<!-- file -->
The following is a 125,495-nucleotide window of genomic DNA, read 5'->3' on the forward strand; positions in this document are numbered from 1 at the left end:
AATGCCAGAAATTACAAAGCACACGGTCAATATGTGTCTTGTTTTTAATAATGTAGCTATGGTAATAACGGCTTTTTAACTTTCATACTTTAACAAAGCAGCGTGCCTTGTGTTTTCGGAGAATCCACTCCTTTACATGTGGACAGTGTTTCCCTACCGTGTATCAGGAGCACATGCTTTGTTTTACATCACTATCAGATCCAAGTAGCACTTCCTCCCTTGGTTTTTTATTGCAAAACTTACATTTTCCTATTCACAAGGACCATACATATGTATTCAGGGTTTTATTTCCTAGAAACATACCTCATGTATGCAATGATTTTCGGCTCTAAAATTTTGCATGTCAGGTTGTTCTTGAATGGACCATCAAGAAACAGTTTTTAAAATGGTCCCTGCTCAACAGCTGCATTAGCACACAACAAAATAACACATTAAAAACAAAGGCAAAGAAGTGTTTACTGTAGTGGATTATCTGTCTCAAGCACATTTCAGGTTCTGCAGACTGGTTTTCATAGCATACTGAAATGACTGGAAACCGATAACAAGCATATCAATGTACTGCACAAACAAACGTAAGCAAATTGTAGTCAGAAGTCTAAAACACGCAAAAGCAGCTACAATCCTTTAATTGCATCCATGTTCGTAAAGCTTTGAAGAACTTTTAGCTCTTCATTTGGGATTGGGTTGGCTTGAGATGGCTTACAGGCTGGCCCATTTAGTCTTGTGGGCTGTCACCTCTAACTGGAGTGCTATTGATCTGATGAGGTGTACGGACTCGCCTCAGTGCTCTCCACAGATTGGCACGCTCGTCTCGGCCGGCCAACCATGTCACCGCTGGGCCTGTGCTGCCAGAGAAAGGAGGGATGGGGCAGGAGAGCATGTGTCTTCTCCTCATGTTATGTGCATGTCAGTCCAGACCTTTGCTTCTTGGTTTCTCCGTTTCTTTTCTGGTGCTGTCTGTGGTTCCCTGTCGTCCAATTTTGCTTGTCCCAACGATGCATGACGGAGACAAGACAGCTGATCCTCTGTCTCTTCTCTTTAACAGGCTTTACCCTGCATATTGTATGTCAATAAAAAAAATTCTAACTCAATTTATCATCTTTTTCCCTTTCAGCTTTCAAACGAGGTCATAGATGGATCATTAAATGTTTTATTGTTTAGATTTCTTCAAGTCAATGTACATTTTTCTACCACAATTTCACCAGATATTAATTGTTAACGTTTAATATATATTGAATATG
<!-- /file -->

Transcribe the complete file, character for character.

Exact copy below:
The following is a 125,495-nucleotide window of genomic DNA, read 5'->3' on the forward strand; positions in this document are numbered from 1 at the left end:
AATGCCAGAAATTACAAAGCACACGGTCAATATGTGTCTTGTTTTTAATAATGTAGCTATGGTAATAACGGCTTTTTAACTTTCATACTTTAACAAAGCAGCGTGCCTTGTGTTTTCGGAGAATCCACTCCTTTACATGTGGACAGTGTTTCCCTACCGTGTATCAGGAGCACATGCTTTGTTTTACATCACTATCAGATCCAAGTAGCACTTCCTCCCTTGGTTTTTTATTGCAAAACTTACATTTTCCTATTCACAAGGACCATACATATGTATTCAGGGTTTTATTTCCTAGAAACATACCTCATGTATGCAATGATTTTCGGCTCTAAAATTTTGCATGTCAGGTTGTTCTTGAATGGACCATCAAGAAACAGTTTTTAAAATGGTCCCTGCTCAACAGCTGCATTAGCACACAACAAAATAACACATTAAAAACAAAGGCAAAGAAGTGTTTACTGTAGTGGATTATCTGTCTCAAGCACATTTCAGGTTCTGCAGACTGGTTTTCATAGCATACTGAAATGACTGGAAACCGATAACAAGCATATCAATGTACTGCACAAACAAACGTAAGCAAATTGTAGTCAGAAGTCTAAAACACGCAAAAGCAGCTACAATCCTTTAATTGCATCCATGTTCGTAAAGCTTTGAAGAACTTTTAGCTCTTCATTTGGGATTGGGTTGGCTTGAGATGGCTTACAGGCTGGCCCATTTAGTCTTGTGGGCTGTCACCTCTAACTGGAGTGCTATTGATCTGATGAGGTGTACGGACTCGCCTCAGTGCTCTCCACAGATTGGCACGCTCGTCTCGGCCGGCCAACCATGTCACCGCTGGGCCTGTGCTGCCAGAGAAAGGAGGGATGGGGCAGGAGAGCATGTGTCTTCTCCTCATGTTATGTGCATGTCAGTCCAGACCTTTGCTTCTTGGTTTCTCCGTTTCTTTTCTGGTGCTGTCTGTGGTTCCCTGTCGTCCAATTTTGCTTGTCCCAACGATGCATGACGGAGACAAGACAGCTGATCCTCTGTCTCTTCTCTTTAACAGGCTTTACCCTGCATATTGTATGTCAATAAAAAAAATTCTAACTCAATTTATCATCTTTTTCCCTTTCAGCTTTCAAACGAGGTCATAGATGGATCATTAAATGTTTTATTGTTTAGATTTCTTCAAGTCAATGTACATTTTTCTACCACAATTTCACCAGATATTAATTGTTAACGTTTAATATATATTGAATATG